Thursday, May 09, 2013

Vent: Gwynne's over inflated notions on the importance of good grammer

"The limits of my language mean the limits of my world" - Wittgenstein

 In a recent interview on Radio 4 the famed grammarian, Mr Gwynne, responded to the question "Why is good grammer essential?", by stating that since we think with words so it must be that without words we cannot have thoughts except at the most basic, elementary level; the greater your vocabulary, the greater will be your ability to think. Gwynne goes on to say that because grammer is how you use words, if you use words in the wrong way it means you're going to think in the wrong way, which leads to wrong decisions and less happiness. So, he concludes, good grammer leads to happiness. When asked for an example, he says "I don't think that's very easy to do".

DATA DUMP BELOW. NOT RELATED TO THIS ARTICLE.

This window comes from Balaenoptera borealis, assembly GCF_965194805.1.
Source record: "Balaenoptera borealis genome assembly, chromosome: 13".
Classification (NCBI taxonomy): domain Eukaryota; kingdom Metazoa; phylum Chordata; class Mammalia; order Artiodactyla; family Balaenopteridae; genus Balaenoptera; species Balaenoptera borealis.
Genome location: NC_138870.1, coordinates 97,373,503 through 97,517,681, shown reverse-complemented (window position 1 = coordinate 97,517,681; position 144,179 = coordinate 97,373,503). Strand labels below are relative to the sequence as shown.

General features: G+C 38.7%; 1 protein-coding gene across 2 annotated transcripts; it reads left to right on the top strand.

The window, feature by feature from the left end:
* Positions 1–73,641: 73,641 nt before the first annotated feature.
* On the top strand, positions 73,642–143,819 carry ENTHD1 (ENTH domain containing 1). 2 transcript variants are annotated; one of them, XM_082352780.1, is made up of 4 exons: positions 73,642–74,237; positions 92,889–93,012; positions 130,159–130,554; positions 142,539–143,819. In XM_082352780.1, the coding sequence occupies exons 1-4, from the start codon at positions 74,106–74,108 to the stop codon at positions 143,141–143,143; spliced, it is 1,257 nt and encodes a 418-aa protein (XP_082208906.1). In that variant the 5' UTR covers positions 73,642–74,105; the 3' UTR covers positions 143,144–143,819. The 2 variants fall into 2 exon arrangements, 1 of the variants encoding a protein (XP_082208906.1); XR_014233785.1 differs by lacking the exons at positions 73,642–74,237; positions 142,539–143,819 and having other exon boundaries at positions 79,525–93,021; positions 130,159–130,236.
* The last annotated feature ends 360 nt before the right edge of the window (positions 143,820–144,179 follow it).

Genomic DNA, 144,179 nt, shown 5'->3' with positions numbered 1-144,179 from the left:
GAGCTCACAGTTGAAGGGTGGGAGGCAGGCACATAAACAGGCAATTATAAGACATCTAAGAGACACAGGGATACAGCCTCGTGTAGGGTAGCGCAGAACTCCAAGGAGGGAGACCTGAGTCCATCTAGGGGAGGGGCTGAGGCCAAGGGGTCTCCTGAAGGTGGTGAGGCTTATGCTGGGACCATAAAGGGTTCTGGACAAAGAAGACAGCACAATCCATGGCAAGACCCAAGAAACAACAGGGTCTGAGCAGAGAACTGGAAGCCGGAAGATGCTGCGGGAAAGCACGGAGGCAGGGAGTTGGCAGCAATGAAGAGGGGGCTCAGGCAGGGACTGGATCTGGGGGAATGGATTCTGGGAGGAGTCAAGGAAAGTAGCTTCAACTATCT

I think there is something fundamentally misplaced and wrong-headed with the idea of viewing people with poor grammer as poor thinkers. If I look at a painting or experience a piece of music or other artwork that resonates deeply within me, striking a chord with my soul or making me see the world in a different light, I can never capture how I feel about it words. I can try but I'll never really get to the essence of it. On another strand if I say "I didn't not do it, bruv", I know exactly what I mean and so, most likely, does the person being spoken to, even if they despise the sentence.

I'll stop now. Vent over. Ah, I'll sleep well tonight.

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